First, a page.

The New Religion of Life in Everyday Speech

Written by Don Cupitt Reviewed By Patrick Richmond

Don Cupitt is an Anglican priest who has abandoned orthodox Christian belief in various, ever more sceptical ways, seeing the object of religious attention as unknown and ineffable, then as a mere moral and spiritual ideal, and finally as contingent existence itself. Rejection of a real God has led to rejection of realistic views of morality and science, such that evangelicals might be tempted to see Cupitt as a warning to all who take leave of God. However, this book marks something of a new methodological departure. Cupitt claims that talk about a real God has almost disappeared from common speech, but that religious attitudes and feelings persist and have come to be refocused about ‘life’. A substantial body of relatively new idioms has sprung up, expressing, according to Cupitt, a surprisingly coherent, radical, religious philosophy, replacing God with life itself.

The idioms he has in mind are such things as ‘the sanctity of life’, ‘the meaning of life’, ‘quality of life’, and ‘get a life!’. Morality based on supposedly objective rules has been largely replaced by a plurality of ‘lifestyles’ and an implicit moral imperative merely to ‘live life to the full’. In the past a funeral oration might have centred on someone’s having loved God, but now it would be far more likely to celebrate the fact that they loved life. Cupitt explores the roots of this ‘coming to life’ in such things as the Romantic movement, philosophers of life and action such as Nietzsche and Bergson, and philosophical movements such as the pragmatists, phenomenologists and existentialists. He also notes the role of novelists like D.H Lawrence and Virginia Wolf who focused attention and value on human experience. He argues that the evolutionary theories of Hegel and Darwin helped overthrow pessimistic views of fallen human nature that inhibited the celebration of natural, human life.

All of this is interesting and stimulating, and plausibly does identify real shifts in popular sentiment. However, Cupitt makes the far less plausible, and largely unsubstantiated claim that such idioms express a coherent, essentially naturalistic philosophy of life. For Cupitt, life should be understood as finite, contingent mortality, rejecting belief in a supernatural power and an afterlife. However, opinion polls suggest that such belief remains widespread, despite people’s lack of commitment to clear, coherent religious traditions. It may be true that belief in judgement and hell has diminished, and that consequently belief in God and the afterlife no longer seems so important, but Cupitt is claiming something far more radical than this. Furthermore, many of the expressions to which he appeals might be used by traditional believers: Christianity has plenty of reason to foster reverence for and attention to life in this world. Cupitt hardly even tries to prove that most life idioms exclude there being more to life than is dreamt of in his own philosophy. Additionally, though it seems that there is a consensus that this life is important, I doubt that there is a consensus about why and in what ways it is important. I therefore remain unconvinced that there is a coherent philosophy either expressed or established by the wide variety of ‘life’ idioms to which Cupitt makes appeal.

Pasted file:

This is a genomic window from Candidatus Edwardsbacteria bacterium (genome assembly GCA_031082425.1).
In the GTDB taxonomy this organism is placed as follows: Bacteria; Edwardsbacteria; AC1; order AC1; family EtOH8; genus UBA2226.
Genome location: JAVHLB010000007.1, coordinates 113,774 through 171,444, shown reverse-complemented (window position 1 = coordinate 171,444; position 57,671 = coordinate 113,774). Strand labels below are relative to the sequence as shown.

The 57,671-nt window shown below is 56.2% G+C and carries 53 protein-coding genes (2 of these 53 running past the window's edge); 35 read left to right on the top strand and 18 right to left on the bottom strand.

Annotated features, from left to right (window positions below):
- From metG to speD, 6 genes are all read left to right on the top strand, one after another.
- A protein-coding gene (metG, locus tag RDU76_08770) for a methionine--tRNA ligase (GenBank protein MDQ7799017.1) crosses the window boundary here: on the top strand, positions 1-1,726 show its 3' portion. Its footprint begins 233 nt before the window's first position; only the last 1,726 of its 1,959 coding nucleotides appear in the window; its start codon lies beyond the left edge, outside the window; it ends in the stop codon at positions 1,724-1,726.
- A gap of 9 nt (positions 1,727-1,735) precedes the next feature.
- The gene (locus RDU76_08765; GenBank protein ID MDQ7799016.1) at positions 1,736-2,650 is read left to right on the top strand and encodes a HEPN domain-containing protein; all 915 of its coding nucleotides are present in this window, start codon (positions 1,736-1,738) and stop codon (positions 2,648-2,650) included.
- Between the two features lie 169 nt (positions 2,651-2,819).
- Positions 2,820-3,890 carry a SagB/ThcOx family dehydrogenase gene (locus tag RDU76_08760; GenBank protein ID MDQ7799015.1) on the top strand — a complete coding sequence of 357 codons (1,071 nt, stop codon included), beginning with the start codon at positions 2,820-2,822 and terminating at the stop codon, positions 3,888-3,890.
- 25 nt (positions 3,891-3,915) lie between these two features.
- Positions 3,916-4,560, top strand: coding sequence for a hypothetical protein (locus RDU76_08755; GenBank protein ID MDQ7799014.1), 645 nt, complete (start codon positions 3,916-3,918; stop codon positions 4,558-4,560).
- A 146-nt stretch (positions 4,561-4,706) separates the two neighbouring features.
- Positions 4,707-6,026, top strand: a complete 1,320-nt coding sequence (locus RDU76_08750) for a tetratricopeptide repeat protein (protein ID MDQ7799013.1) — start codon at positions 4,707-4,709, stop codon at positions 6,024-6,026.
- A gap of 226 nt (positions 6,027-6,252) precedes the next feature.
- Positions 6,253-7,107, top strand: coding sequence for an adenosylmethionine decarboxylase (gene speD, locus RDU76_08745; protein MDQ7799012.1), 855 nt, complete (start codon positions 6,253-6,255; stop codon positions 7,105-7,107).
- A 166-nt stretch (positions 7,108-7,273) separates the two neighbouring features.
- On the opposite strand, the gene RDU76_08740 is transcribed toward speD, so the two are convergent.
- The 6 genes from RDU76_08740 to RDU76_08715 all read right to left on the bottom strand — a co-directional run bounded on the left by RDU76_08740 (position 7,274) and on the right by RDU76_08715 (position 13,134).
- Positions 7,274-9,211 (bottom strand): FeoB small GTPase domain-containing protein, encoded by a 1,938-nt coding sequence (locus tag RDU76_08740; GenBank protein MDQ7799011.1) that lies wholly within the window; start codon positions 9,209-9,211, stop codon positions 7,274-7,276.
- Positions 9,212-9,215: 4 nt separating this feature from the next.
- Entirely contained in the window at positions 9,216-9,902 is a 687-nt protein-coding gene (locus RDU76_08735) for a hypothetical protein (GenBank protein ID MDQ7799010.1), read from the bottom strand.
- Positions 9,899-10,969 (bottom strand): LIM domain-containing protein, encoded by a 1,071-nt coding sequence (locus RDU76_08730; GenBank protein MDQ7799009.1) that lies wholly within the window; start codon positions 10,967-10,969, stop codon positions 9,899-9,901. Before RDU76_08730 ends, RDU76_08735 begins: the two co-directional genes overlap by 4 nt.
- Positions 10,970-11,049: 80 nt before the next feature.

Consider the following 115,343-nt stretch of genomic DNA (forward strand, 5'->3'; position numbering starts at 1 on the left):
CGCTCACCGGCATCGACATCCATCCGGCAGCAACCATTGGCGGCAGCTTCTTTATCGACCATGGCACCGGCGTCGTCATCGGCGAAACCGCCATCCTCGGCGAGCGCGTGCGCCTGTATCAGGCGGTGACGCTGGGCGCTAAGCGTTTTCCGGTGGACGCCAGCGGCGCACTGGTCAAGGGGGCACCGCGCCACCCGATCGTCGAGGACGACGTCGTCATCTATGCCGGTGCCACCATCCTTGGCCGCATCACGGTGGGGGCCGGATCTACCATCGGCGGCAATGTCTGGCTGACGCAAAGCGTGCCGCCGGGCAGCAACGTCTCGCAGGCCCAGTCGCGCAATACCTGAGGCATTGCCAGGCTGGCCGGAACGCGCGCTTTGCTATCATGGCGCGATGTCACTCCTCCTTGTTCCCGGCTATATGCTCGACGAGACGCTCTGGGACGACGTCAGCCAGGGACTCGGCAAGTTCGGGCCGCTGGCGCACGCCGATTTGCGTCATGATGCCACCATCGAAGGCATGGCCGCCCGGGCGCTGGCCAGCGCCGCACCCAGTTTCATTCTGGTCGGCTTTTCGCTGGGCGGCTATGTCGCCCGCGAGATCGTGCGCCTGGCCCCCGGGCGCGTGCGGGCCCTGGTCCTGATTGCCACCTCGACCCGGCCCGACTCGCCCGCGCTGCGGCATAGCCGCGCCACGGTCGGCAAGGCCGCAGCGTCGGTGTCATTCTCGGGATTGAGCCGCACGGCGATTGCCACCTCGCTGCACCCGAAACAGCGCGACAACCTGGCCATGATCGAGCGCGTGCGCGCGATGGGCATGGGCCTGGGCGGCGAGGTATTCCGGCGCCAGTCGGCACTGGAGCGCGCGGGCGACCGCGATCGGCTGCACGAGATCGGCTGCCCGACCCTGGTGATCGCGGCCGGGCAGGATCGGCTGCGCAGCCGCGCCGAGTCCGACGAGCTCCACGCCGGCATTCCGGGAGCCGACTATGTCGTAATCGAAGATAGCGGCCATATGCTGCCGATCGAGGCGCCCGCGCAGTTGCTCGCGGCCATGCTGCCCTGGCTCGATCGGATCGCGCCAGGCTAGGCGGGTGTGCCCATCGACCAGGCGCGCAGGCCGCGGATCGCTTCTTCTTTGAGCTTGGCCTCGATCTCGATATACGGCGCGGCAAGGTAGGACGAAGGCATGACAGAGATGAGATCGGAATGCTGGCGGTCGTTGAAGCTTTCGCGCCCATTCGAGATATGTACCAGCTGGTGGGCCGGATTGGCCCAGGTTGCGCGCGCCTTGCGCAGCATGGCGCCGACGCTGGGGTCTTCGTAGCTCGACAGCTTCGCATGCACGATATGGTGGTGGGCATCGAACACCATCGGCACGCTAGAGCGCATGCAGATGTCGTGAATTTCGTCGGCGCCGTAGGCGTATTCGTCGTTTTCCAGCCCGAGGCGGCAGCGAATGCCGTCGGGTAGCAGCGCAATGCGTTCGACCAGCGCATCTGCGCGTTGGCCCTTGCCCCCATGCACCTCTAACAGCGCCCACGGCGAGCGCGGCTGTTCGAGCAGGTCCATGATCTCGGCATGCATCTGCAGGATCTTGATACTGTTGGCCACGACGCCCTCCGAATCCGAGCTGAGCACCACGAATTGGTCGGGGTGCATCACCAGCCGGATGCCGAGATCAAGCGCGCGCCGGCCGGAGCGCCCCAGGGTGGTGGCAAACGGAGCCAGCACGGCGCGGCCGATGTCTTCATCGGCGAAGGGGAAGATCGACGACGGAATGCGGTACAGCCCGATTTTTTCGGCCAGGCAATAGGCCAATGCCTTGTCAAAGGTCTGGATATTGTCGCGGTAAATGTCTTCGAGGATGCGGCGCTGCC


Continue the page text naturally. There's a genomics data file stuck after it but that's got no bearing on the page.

Cupitt writes in an eloquent, informal style, but with endnotes suggesting eclectic learning. However, he hardly develops his arguments or methodology in a systematic, rigorous way. Indeed, Cupitt rejects attempts at systematic or dogmatic truth, favouring instead creative imagination and a pragmatic, instrumentalist view of language and science. Though there are stimulating observations, important questions and creative proposals, there is little interaction with evangelical concerns, and the argumentation is often weak. Therefore, while it may be essential to get a life, it is not essential to get this book.

Patrick Richmond

St Catharine’s College